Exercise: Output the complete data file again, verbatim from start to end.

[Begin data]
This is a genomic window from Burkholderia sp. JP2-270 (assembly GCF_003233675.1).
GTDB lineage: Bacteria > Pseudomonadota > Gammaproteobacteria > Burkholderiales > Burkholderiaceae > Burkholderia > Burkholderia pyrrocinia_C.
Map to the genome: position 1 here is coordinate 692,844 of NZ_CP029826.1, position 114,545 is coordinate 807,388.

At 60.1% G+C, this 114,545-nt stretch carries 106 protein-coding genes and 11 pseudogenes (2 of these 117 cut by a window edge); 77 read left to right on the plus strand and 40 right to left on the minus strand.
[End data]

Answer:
This is a genomic window from Burkholderia sp. JP2-270 (assembly GCF_003233675.1).
GTDB lineage: Bacteria > Pseudomonadota > Gammaproteobacteria > Burkholderiales > Burkholderiaceae > Burkholderia > Burkholderia pyrrocinia_C.
Map to the genome: position 1 here is coordinate 692,844 of NZ_CP029826.1, position 114,545 is coordinate 807,388.

At 60.1% G+C, this 114,545-nt stretch carries 106 protein-coding genes and 11 pseudogenes (2 of these 117 cut by a window edge); 77 read left to right on the plus strand and 40 right to left on the minus strand.